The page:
The House tax proposal prohibits all nondeductible IRA contributions from being converted to Roth regardless of income level, effective for tax years beginning after 2021. Note that the House tax proposal includes additional limitations for high-income taxpayers. Under the proposal, single taxpayers (or taxpayers married filing separately) with taxable income over $400,000 (or over $450,000 for married taxpayers filing jointly, or over $425,000 for heads of households) would no longer be permitted to convert any IRA contributions, whether deductible or nondeductible, to Roth, effective for tax years beginning after 2031.
Depending upon your particular situation, and your views on potential tax increases, it could be beneficial to convert from a traditional IRA to a Roth IRA and pay taxes now, rather than holding the funds in the traditional IRA and paying taxes upon distribution at a later date. Consult with your tax advisor to see which might suit your circumstances better.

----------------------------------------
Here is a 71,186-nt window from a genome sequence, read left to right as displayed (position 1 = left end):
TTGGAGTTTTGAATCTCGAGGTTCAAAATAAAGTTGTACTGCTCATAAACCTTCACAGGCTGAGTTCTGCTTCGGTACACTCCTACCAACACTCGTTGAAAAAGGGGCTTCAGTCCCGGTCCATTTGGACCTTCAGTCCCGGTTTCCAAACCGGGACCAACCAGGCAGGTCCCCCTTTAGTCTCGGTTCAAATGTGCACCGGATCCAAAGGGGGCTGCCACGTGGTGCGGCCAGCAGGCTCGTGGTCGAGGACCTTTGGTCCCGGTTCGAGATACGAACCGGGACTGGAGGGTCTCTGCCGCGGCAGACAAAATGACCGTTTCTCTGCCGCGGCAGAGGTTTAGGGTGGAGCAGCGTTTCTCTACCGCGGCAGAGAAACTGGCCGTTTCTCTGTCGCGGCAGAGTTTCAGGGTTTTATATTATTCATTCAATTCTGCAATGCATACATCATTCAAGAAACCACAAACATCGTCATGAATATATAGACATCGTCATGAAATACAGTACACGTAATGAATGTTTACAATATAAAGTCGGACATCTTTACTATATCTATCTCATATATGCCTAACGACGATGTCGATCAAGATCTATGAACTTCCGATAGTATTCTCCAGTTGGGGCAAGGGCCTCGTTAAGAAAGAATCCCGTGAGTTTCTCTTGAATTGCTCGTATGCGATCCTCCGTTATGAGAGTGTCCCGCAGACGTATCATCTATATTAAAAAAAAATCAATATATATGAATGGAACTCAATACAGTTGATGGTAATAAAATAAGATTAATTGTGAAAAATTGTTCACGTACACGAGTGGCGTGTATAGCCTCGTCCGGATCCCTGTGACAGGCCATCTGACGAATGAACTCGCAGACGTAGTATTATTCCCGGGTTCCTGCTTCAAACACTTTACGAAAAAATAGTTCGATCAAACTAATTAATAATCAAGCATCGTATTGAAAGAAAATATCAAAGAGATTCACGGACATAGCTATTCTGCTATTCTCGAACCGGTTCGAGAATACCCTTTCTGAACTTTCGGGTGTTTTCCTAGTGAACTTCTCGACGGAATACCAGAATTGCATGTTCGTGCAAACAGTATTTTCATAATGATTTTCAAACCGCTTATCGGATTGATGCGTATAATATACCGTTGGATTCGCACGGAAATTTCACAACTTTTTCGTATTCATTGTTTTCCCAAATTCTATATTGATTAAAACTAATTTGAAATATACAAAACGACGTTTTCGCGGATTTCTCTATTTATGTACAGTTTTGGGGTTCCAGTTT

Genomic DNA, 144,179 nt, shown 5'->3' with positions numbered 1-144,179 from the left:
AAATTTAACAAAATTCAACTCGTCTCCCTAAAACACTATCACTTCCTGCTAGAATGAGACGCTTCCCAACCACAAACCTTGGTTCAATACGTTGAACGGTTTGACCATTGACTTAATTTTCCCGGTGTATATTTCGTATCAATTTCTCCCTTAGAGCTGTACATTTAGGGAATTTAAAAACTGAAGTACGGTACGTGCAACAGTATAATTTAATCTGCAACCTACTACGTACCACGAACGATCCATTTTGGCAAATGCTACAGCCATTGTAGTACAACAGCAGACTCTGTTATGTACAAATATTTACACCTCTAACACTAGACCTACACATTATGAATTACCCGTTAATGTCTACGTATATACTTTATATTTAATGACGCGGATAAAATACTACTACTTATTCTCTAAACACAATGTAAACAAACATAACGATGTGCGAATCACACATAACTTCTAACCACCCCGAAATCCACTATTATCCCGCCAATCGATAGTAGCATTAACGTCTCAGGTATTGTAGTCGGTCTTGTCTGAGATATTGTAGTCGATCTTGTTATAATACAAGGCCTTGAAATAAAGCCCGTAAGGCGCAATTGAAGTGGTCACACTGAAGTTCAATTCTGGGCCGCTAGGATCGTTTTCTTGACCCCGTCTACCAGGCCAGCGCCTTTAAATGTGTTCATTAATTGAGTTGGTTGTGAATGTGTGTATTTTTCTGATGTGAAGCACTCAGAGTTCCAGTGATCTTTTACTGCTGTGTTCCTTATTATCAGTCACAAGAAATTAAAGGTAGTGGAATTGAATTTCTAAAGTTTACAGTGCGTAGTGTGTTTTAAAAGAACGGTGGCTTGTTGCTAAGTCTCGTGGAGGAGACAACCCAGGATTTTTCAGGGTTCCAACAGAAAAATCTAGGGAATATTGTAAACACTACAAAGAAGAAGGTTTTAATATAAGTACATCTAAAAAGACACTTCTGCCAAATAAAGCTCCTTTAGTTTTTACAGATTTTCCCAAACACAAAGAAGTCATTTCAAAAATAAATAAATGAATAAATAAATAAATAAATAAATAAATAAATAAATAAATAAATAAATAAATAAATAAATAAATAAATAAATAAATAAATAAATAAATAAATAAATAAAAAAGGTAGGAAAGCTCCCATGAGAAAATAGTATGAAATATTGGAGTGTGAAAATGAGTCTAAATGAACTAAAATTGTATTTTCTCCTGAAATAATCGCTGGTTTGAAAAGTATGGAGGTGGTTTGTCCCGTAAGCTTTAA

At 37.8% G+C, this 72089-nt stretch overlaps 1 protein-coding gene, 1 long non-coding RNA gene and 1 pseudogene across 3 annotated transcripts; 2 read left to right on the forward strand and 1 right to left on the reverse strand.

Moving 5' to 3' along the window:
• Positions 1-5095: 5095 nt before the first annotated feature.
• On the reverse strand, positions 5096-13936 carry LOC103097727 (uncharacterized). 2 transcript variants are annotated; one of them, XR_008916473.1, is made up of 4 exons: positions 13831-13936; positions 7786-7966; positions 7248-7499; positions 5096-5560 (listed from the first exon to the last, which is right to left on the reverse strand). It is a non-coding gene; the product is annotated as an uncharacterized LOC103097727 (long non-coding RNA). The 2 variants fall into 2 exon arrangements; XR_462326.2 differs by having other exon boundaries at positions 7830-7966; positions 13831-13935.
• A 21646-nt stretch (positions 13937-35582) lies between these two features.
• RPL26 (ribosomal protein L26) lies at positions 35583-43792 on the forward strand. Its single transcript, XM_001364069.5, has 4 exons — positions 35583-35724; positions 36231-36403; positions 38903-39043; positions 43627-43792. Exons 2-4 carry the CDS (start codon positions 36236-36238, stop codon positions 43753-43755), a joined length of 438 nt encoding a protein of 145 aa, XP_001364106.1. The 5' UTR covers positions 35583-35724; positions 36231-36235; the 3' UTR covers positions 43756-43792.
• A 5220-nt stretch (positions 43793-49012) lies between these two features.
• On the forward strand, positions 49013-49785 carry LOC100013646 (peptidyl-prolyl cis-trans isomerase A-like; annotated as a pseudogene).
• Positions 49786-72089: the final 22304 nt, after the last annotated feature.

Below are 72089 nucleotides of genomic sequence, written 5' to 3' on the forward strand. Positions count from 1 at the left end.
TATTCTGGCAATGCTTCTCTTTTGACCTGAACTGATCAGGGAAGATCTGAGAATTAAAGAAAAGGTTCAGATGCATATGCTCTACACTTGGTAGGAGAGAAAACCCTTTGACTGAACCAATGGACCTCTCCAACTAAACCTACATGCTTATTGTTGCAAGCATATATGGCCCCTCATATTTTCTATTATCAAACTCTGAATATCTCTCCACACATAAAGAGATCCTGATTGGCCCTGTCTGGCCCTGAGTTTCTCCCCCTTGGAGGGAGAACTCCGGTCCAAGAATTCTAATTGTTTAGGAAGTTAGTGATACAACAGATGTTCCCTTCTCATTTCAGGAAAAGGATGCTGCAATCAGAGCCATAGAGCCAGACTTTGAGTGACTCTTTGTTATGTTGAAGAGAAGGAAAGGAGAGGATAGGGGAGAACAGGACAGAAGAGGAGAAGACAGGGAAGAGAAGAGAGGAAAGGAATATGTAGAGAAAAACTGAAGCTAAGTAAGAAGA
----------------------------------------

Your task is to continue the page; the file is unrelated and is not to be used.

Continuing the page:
5. Use stock losses to offset capital gains
Now may be a good time to consider selling some underperforming investments, generating a capital loss before the end of the year—which could help offset the capital gains you realize from selling better-performing stocks. You may generally deduct up to $3,000 ($1,500 if married and filing separately) of capital losses in excess of capital gains per year from your ordinary income.